In November 1919, it won the first British civil airmail contract. Six Royal Air Force Airco DH.9A aircraft were lent to the company, to operate the airmail service between Hawkinge and Cologne. In 1920, they were returned to the Royal Air Force. Other British competitors were quick to follow – Handley Page Transport was established in 1919 and used the company's converted wartime Type O/400 bombers with a capacity for 12 passengers, to run a London-Paris passenger service; the first French airline was Société des lignes Latécoère known as Aéropostale, which started its first service in late 1918 to Spain. The Société Générale des Transports Aériens was created in late 1919, by the Farman brothers and the Farman F.60 Goliath plane flew scheduled services from Toussus-le-Noble to Kenley, near Croydon, England. Another early French airline was the Compagnie des Messageries Aériennes, established in 1919 by Louis-Charles Breguet, offering a mail and freight service between Le Bourget Airport and Lesquin Airport, Lille.
The first German airline to use heavier than air aircraft was Deutsche Luft-Reederei established in 1917 which started operating in February 1919. In its first year, the D. L. R. Operated scheduled flights on routes with a combined length of nearly 1000 miles. By 1921 the D. L. R. Network was more than 3000 km long, included destinations in the Netherlands and the Baltic Republics. Another important German airline was Junkers Luftverkehr, which began operations in 1921, it was a division of the aircraft manufacturer Junkers, which became a separate company in 1924. It operated joint-venture airlines in Austria, Estonia, Hungary, Norway, Poland and Switzerland; the Dutch airline KLM made its first flight in 1920, is the oldest continuously operating airline in the world. Established by aviator Albert Plesman, it was awarded a "Royal" predicate from Queen Wilhelmina, its first flight was from Croydon Airport, London to Amsterdam, using a leased Aircraft Transport and Travel DH-16, carrying two British journalists and a number of newspapers.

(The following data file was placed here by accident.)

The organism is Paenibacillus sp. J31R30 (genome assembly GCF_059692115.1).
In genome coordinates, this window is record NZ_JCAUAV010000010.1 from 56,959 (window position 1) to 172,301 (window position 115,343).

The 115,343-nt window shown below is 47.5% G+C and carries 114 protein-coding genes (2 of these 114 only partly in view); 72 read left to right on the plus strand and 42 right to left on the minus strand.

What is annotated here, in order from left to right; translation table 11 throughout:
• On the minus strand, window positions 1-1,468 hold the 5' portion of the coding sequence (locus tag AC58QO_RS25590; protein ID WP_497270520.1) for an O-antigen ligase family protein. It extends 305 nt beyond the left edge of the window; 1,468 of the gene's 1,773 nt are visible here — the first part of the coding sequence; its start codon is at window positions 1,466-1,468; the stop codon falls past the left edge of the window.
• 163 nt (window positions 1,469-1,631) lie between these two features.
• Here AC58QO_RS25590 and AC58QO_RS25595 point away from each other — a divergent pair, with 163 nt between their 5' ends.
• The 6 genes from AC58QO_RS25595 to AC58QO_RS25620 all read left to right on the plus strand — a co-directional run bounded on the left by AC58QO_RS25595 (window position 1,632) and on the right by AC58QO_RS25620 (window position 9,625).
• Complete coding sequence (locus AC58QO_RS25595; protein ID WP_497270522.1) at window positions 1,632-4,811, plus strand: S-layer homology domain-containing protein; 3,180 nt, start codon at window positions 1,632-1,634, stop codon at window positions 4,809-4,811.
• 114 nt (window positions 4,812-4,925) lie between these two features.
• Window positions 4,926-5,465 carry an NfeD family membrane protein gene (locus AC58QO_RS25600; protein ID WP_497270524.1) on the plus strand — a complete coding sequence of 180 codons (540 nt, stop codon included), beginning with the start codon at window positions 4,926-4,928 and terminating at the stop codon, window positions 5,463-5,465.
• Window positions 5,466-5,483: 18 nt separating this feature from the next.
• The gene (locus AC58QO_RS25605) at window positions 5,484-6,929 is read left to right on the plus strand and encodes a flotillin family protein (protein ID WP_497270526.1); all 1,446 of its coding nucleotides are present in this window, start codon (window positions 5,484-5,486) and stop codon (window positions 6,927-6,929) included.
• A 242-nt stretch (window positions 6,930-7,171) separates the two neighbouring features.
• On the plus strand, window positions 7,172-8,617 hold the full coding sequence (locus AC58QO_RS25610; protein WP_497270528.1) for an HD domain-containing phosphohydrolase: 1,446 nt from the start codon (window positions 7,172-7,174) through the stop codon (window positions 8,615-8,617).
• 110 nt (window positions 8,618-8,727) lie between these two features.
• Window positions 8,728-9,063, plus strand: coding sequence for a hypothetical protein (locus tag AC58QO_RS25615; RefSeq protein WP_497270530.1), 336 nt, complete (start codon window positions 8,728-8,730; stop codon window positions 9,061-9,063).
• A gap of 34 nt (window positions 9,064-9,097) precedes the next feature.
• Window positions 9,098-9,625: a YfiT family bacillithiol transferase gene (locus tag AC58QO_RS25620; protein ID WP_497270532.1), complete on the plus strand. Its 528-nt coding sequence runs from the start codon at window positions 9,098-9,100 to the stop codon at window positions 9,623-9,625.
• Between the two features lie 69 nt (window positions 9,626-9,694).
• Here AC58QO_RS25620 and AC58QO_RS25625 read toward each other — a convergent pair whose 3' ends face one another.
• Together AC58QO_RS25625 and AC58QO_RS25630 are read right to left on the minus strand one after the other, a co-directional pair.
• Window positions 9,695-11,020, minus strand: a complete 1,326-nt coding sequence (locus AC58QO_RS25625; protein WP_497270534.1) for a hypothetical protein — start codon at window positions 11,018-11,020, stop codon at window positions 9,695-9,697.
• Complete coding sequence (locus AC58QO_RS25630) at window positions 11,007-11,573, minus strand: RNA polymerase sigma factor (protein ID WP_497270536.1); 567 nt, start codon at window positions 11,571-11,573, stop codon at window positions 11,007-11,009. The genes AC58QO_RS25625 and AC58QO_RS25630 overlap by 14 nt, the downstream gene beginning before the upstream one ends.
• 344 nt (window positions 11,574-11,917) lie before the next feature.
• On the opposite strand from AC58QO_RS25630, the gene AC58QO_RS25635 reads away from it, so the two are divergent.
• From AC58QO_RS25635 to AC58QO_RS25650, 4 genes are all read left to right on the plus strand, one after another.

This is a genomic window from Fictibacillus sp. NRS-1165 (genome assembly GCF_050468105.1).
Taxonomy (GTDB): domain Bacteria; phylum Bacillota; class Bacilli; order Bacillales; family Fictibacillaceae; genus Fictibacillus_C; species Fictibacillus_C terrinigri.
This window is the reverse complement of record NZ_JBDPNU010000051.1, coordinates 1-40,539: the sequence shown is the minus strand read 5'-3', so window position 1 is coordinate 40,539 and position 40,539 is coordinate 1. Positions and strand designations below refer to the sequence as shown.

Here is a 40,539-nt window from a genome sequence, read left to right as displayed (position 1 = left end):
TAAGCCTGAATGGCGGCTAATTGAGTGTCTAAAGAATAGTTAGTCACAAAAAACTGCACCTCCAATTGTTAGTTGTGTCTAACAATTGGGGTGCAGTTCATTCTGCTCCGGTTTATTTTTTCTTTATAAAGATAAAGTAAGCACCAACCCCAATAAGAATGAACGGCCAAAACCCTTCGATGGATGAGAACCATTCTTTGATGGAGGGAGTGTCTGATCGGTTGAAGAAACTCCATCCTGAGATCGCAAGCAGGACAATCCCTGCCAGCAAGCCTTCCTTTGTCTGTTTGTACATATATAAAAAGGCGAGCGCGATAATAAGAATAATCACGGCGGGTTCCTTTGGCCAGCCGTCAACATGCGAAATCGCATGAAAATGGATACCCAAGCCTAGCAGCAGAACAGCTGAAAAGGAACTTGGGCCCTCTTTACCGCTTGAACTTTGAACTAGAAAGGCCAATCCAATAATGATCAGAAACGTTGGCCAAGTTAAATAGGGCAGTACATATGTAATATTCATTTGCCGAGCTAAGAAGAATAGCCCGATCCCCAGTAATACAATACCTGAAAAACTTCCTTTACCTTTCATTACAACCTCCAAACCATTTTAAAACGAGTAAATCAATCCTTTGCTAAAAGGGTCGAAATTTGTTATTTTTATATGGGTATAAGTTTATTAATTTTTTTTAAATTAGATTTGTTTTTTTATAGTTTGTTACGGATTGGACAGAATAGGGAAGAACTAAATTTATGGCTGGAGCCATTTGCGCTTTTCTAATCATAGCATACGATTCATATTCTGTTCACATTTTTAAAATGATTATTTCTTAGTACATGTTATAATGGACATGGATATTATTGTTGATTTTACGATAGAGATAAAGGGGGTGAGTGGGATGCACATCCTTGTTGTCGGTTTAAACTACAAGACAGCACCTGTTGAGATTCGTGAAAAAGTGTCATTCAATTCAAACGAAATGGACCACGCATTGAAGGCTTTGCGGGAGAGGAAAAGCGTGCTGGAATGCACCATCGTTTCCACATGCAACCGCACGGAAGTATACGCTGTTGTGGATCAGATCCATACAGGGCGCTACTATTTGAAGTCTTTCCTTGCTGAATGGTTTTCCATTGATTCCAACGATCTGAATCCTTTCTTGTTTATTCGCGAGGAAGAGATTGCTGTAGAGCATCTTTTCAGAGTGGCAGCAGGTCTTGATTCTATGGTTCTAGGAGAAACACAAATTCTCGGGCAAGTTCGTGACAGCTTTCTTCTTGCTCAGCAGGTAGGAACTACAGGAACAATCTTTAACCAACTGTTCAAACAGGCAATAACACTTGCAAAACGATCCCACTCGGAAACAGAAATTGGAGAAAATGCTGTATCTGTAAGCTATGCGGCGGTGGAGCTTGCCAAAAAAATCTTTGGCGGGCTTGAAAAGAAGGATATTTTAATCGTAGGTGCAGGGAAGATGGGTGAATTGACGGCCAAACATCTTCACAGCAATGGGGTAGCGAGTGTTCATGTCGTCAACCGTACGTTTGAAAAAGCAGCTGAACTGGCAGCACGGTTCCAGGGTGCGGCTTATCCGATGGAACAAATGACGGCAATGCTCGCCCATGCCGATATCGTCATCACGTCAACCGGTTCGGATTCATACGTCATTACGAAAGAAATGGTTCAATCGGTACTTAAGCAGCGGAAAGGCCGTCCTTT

In 1921, KLM started scheduled services. In Finland, the charter establishing Aero O/Y was signed in the city of Helsinki on September 12, 1923. Junkers F.13 D-335 became the first aircraft of the company, when Aero took delivery of it on March 14, 1924. The first flight was between Helsinki and Tallinn, capital of Estonia, it took place on March 20, 1924, one week later. In the Soviet Union, the Chief Administration of the Civil Air Fleet was established in 1921. One of its first acts was to help found Deutsch-Russische Luftverkehrs A. G. a German-Russian joint venture to provide air transport from Russia to the West. Domestic air service began around the same time, when Dobrolyot started operations on 15 July 1923 between Moscow and Nizhni Novgorod. Since 1932 all operations had been carried under the name Aeroflot. Early European airlines tended to favor comfort – the passenger cabins were spacious with luxurious interiors – over speed and efficiency; the basic navigational capabilities of pilots at the time meant that delays due to the weather were commonplace.
By the early 1920s, small airlines were struggling to compete, there was a movement towards increased rationalization and consolidation. In 1924, Imperial Airways was formed from the merger of Instone Air Line Company, British Marine Air Navigation, Daimler Airway and Handley Page Transport Co Ltd. to allow British airlines to compete with stiff competition from French and German airlines that were enjoying heavy government subsidies. The ai